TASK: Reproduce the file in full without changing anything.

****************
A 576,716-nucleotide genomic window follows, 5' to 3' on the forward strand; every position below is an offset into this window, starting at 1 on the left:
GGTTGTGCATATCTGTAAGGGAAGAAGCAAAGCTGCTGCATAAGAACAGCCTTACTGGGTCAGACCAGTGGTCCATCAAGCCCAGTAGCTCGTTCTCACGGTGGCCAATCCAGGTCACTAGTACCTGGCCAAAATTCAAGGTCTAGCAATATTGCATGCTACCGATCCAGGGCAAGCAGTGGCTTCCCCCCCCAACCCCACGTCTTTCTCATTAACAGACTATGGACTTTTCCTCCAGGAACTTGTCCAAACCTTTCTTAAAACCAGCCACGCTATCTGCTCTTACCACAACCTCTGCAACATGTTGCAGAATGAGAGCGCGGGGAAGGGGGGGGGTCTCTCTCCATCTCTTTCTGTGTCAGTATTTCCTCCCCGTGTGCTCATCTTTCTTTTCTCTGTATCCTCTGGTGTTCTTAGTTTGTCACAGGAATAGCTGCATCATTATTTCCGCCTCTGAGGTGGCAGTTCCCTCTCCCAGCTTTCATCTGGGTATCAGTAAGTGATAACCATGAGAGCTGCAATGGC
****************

A 576,716-nucleotide genomic window follows, 5' to 3' on the forward strand; every position below is an offset into this window, starting at 1 on the left:
GGTTGTGCATATCTGTAAGGGAAGAAGCAAAGCTGCTGCATAAGAACAGCCTTACTGGGTCAGACCAGTGGTCCATCAAGCCCAGTAGCTCGTTCTCACGGTGGCCAATCCAGGTCACTAGTACCTGGCCAAAATTCAAGGTCTAGCAATATTGCATGCTACCGATCCAGGGCAAGCAGTGGCTTCCCCCCCCAACCCCACGTCTTTCTCATTAACAGACTATGGACTTTTCCTCCAGGAACTTGTCCAAACCTTTCTTAAAACCAGCCACGCTATCTGCTCTTACCACAACCTCTGCAACATGTTGCAGAATGAGAGCGCGGGGAAGGGGGGGGGTCTCTCTCCATCTCTTTCTGTGTCAGTATTTCCTCCCCGTGTGCTCATCTTTCTTTTCTCTGTATCCTCTGGTGTTCTTAGTTTGTCACAGGAATAGCTGCATCATTATTTCCGCCTCTGAGGTGGCAGTTCCCTCTCCCAGCTTTCATCTGGGTATCAGTAAGTGATAACCATGAGAGCTGCAATGGC